The wee golf gnaff that sits on my right shoulder suddenly woke up on the fourth tee yesterday. It had obviously decided on a lie in through the first three holes.
It was clearly annoyed I’d played three perfect holes, three pars all played in regulation.
I’d just holed a scary, slippery, right to left par putt on the par-3, 3rd hole of the Duke’s Course at Woburn, the trickiest green on all three Woburn courses. That obviously upset the gnaff. It was wide awake by the time I reached the 4th tee. As I stood over my tee shot, the gnaff began chuntering in my ear.
“You sure you’ve got the ball far enough up in your stance, Tait?” the gnaff whispered in my ear.
My tee shot sailed high, wide and right. Pretty sure I heard the gnaff giggle in delight as the ball headed for the trees. That was the gnaff’s cue to begin an inner stream of verbal diarrhoea. It didn’t stop chuntering until my last shot to the 18th hole. By which time that perfect start had become a distant memory.
The gnaff was happy as I stepped off the 18th green. Job done. God was in his heaven, all was right with the world. Back to sleep. It will no doubt rest easy until today’s 12:10 time on the Duchess Course. Wonder what it has in store for me today? Probably the same as yesterday, and the round before that, and before that and, well, you get the idea.
Not familiar with the word gnaff? Great Scots example, one of many, of onomatopoeia. Think of the word "gnarl" for pronunciation. Here’s the definition:
“Gnaff: any small or stunted creature; a poor looking creature.”
That’s putting it kindly. It’s a horrible wee bugger who makes up for its runt-like stature by taking great pleasure in schadenfreude: mine just loves to torment me. Seems I’m not the only golfer with a wee gnaff sitting on my right shoulder.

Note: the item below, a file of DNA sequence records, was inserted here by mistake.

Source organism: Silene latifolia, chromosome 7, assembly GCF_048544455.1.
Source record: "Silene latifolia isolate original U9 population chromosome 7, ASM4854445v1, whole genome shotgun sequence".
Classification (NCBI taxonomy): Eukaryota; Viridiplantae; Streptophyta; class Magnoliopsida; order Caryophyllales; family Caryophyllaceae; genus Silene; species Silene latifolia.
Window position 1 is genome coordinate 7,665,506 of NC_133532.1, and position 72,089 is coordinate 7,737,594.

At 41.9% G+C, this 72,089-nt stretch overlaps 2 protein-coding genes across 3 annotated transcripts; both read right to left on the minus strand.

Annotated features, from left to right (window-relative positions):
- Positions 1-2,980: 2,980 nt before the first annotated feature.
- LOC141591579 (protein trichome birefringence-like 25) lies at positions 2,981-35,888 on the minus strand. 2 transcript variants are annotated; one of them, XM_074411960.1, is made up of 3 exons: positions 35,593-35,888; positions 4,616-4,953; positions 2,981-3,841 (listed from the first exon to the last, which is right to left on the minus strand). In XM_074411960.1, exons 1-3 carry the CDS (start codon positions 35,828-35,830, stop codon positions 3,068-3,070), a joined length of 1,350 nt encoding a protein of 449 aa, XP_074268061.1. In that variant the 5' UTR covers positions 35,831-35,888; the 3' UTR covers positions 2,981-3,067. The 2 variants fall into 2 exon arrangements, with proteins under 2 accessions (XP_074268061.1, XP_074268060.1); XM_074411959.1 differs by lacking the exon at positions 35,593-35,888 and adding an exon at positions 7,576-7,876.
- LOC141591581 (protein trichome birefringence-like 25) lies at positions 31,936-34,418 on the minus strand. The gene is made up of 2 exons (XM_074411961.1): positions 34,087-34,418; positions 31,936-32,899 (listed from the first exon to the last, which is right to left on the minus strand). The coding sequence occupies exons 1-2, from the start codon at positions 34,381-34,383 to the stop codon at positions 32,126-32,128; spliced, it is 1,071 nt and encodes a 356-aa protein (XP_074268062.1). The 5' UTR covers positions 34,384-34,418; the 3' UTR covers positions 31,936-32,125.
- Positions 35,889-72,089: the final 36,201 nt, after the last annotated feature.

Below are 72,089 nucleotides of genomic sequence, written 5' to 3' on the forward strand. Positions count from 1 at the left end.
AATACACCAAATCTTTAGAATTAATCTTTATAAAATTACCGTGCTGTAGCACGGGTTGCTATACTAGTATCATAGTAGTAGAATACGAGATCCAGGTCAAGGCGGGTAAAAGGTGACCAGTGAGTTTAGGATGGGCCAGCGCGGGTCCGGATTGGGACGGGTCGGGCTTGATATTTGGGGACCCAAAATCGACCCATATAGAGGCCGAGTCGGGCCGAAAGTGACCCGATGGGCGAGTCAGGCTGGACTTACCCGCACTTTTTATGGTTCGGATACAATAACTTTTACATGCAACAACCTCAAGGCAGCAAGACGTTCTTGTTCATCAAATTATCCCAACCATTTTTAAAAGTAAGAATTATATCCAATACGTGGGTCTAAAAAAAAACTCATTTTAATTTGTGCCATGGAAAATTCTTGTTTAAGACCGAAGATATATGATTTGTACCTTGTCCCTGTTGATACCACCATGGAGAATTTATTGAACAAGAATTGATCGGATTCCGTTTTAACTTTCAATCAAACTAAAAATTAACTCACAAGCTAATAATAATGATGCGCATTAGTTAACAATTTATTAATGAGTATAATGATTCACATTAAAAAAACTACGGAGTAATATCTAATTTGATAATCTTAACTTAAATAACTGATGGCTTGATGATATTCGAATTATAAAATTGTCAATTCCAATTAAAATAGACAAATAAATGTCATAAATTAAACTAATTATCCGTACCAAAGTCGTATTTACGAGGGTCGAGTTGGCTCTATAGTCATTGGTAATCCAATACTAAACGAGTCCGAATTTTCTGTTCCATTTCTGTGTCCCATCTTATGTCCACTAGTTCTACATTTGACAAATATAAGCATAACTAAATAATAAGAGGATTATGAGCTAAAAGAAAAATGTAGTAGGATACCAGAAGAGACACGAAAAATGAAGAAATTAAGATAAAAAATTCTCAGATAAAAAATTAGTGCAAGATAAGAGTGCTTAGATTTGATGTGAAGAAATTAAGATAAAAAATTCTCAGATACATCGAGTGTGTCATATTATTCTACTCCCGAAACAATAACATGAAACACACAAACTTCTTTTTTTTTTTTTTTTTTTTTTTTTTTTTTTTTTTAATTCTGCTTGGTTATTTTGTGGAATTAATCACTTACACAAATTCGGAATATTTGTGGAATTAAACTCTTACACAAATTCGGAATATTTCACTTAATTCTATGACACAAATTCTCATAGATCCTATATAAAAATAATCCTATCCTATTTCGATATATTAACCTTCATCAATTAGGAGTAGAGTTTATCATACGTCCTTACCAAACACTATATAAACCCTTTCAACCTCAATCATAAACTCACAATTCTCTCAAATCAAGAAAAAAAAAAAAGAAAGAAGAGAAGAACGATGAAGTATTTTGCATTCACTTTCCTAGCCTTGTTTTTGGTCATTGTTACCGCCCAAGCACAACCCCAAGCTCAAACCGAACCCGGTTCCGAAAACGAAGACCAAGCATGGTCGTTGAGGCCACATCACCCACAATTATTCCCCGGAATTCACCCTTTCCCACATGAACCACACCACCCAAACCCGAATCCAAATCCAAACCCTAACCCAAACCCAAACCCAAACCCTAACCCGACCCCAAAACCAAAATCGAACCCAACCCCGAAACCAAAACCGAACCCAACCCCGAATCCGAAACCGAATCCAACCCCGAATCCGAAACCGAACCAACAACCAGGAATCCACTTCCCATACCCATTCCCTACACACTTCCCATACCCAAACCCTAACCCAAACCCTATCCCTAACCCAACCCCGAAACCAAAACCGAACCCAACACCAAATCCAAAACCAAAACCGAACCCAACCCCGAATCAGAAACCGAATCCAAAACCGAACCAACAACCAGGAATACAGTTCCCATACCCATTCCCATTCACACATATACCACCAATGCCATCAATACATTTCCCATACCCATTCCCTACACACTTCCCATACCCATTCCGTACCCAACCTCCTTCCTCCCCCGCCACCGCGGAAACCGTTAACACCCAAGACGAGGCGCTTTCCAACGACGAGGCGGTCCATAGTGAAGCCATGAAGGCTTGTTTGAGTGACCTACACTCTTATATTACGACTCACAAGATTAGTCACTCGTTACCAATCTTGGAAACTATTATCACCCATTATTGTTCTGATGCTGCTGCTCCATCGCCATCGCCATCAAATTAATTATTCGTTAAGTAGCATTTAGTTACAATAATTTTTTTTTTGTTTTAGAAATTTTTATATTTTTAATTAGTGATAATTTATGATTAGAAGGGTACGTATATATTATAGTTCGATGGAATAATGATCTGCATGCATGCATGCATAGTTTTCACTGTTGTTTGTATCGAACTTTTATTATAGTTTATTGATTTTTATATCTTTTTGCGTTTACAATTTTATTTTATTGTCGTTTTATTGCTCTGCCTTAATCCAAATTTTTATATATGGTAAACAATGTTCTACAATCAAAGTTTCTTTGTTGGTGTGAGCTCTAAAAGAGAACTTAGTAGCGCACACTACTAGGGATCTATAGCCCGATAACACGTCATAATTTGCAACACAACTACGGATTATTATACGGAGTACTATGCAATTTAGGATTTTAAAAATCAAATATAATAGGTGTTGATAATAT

Is there another sport like golf that produces such a constant inner monologue? I played football to a decent level, but I don’t remember taking a poor free kick and then going over the technique I should have used to propel the ball goal wards. I probably just uttered a wee oath, apologised to my teammates, jogged back to my midfield position and got on with the game. Yet in golf…..
Timothy Gallwey outlined the constant battle between self one and self two years ago in his book The Inner Game of Golf.
“Golf has an uncanny way of endearing itself to us while at the same time evoking every weakness of mind and character, no matter how well hidden,” Gallwey wrote.
I’d argued with the word “hidden.” There are times when my right shoulder feels particularly sore because the wee gnaff is jumping up and down violently on it. And my wee golf gnaff doesn’t wear soft spikes. Metal spikes only. Long, sharp ones.
My gnaff may whisper into my right ear most of the time with the occasional outburst, but the same can’t be said for the gnaffs of others. The gnaff that sits on the shoulder of regular playing companion Tony never shuts up.
Sixteenth tee yesterday and Tony says:
“Golf is the greatest game in the world.”
Pretty sure that was Tony talking. Tony’s gnaff took over 60 yards from the flag. It spoke up loud and clear for about the fiftieth time in the round after Tony duffed his pitch shot:
“How can you call yourself a golfer when you hit shots like that?”
Pretty sure I’d be able to call myself a golfer if I could somehow grab hold of my golf gnaff and club the wee bugger to death!
#Justsaying: “I’m about five inches from being an outstanding golfer. That’s the distance my left ear is from my right.” Ben Crenshaw